Re: Justification for the button order change - the long version

I know this is already a done deal, and I'm not going to change the
Gnome2 development team's minds. But I do think there are problems with
this on a few levels.

First: I do not believe that it is correct to say "with left-right,
top-bottom readers, your eye is left resting on the lower right corner
of a window when you are done reading text". Because of the way we read,
when we finish one line (whether it is the last line of text or not) it
is our natural tendency to bring our eyes back to the left side. What
Gnome2 will be doing is actually going against this. A previous post in
this thread linked to Sun's "Dialog Box Design" pages - on the second
image on that page, Sun pretty much explicitly diagrams this process.

Second: Where in all this (and I include in this the archived
discussions we were pointed to earlier) is the actual human testing?
When Sun did its HIG work on Gnome, they actually plopped people
(non-hacker types) in front of computers and got their feedback. If that
has been done in this case, it certainly isn't obvious - and I'd have
thought it would've been brought up by now since that would be the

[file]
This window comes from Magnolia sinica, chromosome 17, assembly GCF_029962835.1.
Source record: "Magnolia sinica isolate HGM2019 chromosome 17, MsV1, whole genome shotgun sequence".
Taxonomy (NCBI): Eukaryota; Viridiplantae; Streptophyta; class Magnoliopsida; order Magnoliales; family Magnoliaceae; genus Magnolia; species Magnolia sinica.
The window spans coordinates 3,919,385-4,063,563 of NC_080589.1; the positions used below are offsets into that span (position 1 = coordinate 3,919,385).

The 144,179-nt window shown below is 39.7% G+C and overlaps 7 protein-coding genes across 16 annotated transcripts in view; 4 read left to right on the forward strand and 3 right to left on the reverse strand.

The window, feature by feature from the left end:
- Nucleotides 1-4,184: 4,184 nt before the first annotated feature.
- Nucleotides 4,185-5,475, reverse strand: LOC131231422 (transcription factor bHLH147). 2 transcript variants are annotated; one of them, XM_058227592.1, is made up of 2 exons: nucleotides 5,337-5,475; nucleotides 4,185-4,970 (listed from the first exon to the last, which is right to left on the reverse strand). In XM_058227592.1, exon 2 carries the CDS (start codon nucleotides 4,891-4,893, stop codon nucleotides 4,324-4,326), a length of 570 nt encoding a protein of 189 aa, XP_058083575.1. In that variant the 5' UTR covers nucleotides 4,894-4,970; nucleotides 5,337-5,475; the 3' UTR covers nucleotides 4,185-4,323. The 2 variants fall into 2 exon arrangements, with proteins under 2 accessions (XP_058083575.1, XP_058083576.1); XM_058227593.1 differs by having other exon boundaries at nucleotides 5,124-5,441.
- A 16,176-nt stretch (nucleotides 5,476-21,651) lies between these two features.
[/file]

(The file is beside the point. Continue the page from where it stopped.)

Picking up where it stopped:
killer argument in support of making this sort of change.

Third: It is not a case of "doing what Windows does" or "not doing what
Windows does"; or at least it shouldn't be. It should be a matter of
things working the way people expect them to work, whether or not that
just happens to be how Windows does it. The bottom line is that most
people expect the default apply/yes/okay button to be on the left. BTW
the "previous/next" button discussion has very little to do with this;
if you think about how people organize sequential events you'll realize
why the traditional ordering of this particular button pair makes
perfect sense.

Interaction with dialog boxes should require as little thought as
possible, because they basically are an interruption to what you are
trying to actually accomplish. Simplifying them by dropping unneeded
clutter (i.e. instant apply, removing extra buttons) is good. Making
people stop and think about how the dialog box works is very bad. I
doubt that most people use Gnome programs and nothing else - most of us
work with a more heterogeneous set of applications. If 70% of them use
one type of layout scheme, and 30% use another, it will be an ongoing
distraction to which people will not really be able to adjust (ever use
the trial version of WinZip?).

Of course the beauty of Open Source is that any of us can produce
alternative packages that will actually work the way we want them to;
but it will be rather annoying to have to do that. I sincerely hope that
the post which suggested this is configurable is correct.

Travis Saling
Webmaster, UW Electrical Engineering
trav u washington edu / webmaster ee washington edu
(206) 543-8984

[Date Prev][Date Next]   [Thread Prev][Thread Next]   [Thread Index] [Date Index] [Author Index]